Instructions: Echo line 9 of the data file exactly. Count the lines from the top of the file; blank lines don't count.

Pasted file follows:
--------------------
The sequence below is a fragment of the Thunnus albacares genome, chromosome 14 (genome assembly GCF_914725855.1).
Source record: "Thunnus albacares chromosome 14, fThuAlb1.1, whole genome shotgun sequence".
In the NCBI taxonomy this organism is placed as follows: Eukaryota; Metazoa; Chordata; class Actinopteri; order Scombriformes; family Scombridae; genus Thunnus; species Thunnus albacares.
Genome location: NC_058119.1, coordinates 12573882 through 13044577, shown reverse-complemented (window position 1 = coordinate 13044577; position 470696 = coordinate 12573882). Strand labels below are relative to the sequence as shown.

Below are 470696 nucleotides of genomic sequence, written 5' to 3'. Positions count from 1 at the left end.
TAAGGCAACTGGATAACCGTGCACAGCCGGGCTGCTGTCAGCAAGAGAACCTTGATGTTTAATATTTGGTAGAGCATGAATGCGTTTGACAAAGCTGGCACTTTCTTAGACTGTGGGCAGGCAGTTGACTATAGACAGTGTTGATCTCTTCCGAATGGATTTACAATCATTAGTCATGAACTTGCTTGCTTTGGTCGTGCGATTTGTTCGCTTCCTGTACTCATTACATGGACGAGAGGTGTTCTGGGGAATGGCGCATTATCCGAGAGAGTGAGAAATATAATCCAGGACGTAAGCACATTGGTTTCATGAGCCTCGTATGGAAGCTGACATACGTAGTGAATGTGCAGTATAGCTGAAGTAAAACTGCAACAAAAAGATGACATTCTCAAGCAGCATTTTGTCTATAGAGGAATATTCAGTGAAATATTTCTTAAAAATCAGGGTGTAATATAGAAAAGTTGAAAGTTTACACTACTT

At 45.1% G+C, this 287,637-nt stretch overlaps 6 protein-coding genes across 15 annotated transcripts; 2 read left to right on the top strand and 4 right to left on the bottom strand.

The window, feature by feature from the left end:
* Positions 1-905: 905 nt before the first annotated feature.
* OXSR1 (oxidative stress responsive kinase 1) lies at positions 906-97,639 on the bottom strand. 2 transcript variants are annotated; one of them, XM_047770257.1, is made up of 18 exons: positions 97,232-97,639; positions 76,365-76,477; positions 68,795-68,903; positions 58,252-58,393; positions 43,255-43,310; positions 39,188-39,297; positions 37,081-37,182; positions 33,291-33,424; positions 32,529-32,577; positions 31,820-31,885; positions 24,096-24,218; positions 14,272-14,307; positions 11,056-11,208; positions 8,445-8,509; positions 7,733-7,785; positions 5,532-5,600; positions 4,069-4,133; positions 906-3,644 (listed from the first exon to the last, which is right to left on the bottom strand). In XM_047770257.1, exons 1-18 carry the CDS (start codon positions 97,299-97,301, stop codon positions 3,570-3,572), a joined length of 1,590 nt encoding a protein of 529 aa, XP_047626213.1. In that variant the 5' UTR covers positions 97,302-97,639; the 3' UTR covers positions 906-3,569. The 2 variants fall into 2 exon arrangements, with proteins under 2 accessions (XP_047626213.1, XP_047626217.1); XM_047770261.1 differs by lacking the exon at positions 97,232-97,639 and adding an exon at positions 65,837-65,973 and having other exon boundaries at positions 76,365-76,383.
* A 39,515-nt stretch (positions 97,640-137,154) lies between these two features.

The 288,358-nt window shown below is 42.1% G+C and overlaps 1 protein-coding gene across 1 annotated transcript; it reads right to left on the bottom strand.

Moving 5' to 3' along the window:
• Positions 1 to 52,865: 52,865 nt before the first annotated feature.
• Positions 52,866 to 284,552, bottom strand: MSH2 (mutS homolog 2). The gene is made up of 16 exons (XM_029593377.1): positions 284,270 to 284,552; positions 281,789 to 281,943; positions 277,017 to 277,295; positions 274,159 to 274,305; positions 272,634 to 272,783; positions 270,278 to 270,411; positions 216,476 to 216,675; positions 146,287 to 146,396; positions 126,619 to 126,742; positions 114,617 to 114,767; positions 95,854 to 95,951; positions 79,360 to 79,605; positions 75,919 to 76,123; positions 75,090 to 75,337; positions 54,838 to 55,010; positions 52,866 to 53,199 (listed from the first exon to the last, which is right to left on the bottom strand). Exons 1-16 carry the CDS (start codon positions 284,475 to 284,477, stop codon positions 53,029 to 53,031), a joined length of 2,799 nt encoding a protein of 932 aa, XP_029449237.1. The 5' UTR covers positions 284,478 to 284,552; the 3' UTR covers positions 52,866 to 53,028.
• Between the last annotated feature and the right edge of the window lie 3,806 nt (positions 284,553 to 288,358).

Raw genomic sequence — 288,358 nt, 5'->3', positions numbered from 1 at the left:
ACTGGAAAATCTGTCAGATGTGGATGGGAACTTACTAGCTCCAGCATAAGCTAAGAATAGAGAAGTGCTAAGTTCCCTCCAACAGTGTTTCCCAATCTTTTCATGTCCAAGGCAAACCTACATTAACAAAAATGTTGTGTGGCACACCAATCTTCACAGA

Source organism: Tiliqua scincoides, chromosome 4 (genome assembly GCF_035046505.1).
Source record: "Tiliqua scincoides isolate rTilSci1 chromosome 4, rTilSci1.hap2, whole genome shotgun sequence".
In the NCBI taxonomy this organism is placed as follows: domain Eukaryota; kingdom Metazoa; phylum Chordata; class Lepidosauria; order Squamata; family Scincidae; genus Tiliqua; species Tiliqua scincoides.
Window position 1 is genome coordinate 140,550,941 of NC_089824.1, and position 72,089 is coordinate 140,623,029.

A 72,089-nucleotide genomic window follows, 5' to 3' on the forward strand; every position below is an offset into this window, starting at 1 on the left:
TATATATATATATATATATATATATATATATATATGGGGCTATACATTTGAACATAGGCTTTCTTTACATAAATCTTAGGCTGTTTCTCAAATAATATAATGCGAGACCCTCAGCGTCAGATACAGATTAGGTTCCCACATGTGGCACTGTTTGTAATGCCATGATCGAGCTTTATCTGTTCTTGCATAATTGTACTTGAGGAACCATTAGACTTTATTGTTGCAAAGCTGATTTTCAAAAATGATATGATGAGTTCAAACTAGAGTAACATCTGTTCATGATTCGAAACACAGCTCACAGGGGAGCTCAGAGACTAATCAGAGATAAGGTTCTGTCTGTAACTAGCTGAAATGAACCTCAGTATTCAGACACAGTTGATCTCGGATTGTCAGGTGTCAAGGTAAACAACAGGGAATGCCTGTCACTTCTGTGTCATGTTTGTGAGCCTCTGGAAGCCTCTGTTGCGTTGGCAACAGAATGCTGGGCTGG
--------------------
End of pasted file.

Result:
* Positions 1-905: 905 nt before the first annotated feature.